I won’t lie, we have a pretty fab pantry. At least the size of it is pretty fab, though I’m not a fan of the wire shelving.

After living here 6 months though, I’ve kinda started to figure out what works for me in this house and what annoys me. What annoys me about this pantry are 1) it’s not technically in the kitchen, which means I have to walk farther (I can’t fix this issue though), 2) the wire shelves are obnoxious (I can and will handle that issue in the future, but it’s not high on the priority list), and 3) The rear left and right corners are like dark abysses where food goes to hide and then expire (which I can take care of right now).

I spent about an hour and a half last week tweaking the pantry to better suite my needs. Basically, I removed all those shelves that are in the rear of the pantry.

Seriously, so much better. Yes, I have less space to put stuff, but now I can actually reach all the food, so it feels like I have more space. I may even hang some spice racks along the back wall to create more storage.

When I removed all the shelves I was left with huge holes from all the shelf anchors. They were too big to just fill with spackle, so I did a little awesome trick that I thought you’d like to know about.

First off, you can’t fill holes if they aren’t flush with the wall. Well, I suppose you could, but it would look like crap. And I prefer my home look nice, so I just took my putty knife and scraped each hole flat.

See how the surface is smooth and flat now? This will make for a more professional putty job. It took no time at all to scrape each hole, so just go ahead and do it, m-kay?!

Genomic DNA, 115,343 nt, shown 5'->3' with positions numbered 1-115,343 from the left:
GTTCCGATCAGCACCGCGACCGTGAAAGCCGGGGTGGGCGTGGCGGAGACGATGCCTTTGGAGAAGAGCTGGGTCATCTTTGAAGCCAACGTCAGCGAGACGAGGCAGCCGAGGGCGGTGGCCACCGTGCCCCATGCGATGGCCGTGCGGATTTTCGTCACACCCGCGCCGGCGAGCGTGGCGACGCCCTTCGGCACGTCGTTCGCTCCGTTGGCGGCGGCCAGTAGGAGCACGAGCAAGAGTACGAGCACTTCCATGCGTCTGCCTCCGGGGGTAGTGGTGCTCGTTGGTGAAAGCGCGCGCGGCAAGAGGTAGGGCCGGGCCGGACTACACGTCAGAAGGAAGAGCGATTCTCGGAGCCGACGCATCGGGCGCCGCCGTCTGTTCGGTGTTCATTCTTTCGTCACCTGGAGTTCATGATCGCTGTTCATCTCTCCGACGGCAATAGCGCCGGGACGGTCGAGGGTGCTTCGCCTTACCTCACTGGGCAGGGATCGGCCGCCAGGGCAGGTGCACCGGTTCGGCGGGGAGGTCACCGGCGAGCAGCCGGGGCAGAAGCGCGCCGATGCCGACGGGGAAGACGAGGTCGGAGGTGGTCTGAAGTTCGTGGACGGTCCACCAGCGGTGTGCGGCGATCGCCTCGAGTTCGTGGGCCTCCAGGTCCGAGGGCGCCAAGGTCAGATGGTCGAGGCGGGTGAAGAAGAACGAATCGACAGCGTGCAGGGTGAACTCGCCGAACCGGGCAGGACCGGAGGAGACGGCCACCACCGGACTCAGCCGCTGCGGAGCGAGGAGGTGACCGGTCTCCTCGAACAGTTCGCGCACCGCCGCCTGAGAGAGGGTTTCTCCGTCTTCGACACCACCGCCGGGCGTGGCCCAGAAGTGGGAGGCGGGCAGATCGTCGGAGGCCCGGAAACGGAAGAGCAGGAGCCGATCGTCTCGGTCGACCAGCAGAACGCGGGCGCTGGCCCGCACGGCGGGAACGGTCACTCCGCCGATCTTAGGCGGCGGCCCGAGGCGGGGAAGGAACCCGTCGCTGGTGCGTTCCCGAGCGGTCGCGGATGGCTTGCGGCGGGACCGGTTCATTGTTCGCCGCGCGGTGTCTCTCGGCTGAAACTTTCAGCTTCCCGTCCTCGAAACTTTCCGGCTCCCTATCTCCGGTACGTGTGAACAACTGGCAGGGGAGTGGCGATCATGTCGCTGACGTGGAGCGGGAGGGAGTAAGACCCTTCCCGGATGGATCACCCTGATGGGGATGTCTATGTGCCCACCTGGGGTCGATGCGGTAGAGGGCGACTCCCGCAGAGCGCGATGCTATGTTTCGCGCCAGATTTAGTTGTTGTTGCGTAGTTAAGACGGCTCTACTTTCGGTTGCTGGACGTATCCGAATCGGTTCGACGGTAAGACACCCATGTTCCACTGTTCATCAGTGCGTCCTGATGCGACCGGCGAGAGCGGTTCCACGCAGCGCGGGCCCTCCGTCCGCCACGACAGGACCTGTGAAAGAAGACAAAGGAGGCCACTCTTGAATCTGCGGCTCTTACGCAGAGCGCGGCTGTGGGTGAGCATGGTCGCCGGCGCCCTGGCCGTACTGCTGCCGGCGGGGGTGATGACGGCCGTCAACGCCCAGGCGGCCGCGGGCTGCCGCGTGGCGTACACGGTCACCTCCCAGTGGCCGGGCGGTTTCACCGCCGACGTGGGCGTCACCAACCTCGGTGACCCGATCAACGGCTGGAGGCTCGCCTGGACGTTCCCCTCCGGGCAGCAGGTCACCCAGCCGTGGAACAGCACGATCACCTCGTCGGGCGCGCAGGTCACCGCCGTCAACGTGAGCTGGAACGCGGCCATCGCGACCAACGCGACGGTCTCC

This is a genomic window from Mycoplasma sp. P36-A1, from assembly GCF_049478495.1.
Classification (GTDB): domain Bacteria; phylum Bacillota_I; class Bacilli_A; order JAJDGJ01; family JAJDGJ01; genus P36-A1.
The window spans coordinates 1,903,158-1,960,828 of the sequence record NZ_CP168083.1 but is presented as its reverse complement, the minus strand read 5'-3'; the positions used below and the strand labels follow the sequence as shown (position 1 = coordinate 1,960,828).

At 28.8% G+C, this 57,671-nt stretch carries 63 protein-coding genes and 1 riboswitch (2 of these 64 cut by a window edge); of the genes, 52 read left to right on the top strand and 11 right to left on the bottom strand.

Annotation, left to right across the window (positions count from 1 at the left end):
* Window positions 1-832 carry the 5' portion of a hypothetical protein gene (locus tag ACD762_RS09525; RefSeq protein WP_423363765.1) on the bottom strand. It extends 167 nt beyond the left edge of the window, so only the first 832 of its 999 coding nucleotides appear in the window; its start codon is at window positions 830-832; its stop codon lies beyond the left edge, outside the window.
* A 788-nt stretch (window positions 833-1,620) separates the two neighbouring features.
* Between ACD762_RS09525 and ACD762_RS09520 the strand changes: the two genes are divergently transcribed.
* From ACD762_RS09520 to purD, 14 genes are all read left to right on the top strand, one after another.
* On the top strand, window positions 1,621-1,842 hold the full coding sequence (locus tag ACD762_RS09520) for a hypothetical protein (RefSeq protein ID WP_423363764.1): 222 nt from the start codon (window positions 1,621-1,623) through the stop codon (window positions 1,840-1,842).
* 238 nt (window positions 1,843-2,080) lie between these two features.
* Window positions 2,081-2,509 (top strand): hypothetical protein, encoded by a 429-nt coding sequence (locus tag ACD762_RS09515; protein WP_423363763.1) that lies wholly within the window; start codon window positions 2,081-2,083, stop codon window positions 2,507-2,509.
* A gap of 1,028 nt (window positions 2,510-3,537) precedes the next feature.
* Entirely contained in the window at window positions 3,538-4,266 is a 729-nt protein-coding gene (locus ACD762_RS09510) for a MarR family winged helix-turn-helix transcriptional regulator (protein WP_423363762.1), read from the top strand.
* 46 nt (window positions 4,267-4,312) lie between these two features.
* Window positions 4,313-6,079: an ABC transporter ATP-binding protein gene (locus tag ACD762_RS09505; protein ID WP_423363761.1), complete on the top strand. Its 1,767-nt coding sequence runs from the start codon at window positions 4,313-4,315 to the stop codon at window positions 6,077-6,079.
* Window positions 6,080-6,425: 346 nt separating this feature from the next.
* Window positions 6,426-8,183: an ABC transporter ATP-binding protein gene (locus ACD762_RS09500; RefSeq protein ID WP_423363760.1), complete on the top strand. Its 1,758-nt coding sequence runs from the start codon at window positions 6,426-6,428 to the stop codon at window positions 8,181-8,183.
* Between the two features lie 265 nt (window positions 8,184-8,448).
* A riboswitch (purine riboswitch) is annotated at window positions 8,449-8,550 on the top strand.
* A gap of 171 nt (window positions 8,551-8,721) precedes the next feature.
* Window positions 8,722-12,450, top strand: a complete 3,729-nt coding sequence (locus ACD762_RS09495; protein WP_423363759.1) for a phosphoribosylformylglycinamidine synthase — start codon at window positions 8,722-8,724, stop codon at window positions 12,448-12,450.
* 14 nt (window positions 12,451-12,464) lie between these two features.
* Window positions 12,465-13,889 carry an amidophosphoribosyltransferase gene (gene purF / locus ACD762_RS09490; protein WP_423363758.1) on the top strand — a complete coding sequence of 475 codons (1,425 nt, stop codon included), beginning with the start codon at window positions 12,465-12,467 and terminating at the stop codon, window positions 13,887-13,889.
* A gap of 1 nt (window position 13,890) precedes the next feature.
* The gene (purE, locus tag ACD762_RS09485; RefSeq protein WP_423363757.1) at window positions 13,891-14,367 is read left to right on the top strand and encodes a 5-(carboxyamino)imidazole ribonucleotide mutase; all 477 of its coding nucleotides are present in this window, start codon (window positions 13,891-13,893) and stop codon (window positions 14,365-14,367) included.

Now, for my trick. I’m sure I read about it on a blog at some point in my life, but I honestly have no idea where I got this tip from. The more I think about it the more I think I learned it on HGTV or something.

Take some tissue paper, smooch it into a ball, and stuff it into the hole you need to fill. This will give your spackle something to grab onto so the spackle doesn’t just fall through the hole and into the space behind the wall.

After that, simply spackle as usual. Easy and effective.

Final result? More open and a lot easier to find our food.

I also tried to get a little more organized while I was in there tinkering. I moved all the food to the right side:

And all the non-food and baking goods to the left side:

It’s not perfectly organized (I’ve never claimed to have a blog about organizing!), but at least for today it is clean and I can find what I’m looking for.

Before and after:


And I swear, when I put a level on the black wire shelf hanging on the back wall it says it’s level. It sure doesn’t look like it to me though. Maybe the shelf itself is wonky. I’m going to have to investigate. B-T-dubbs, the little organizer holds chips for school lunches.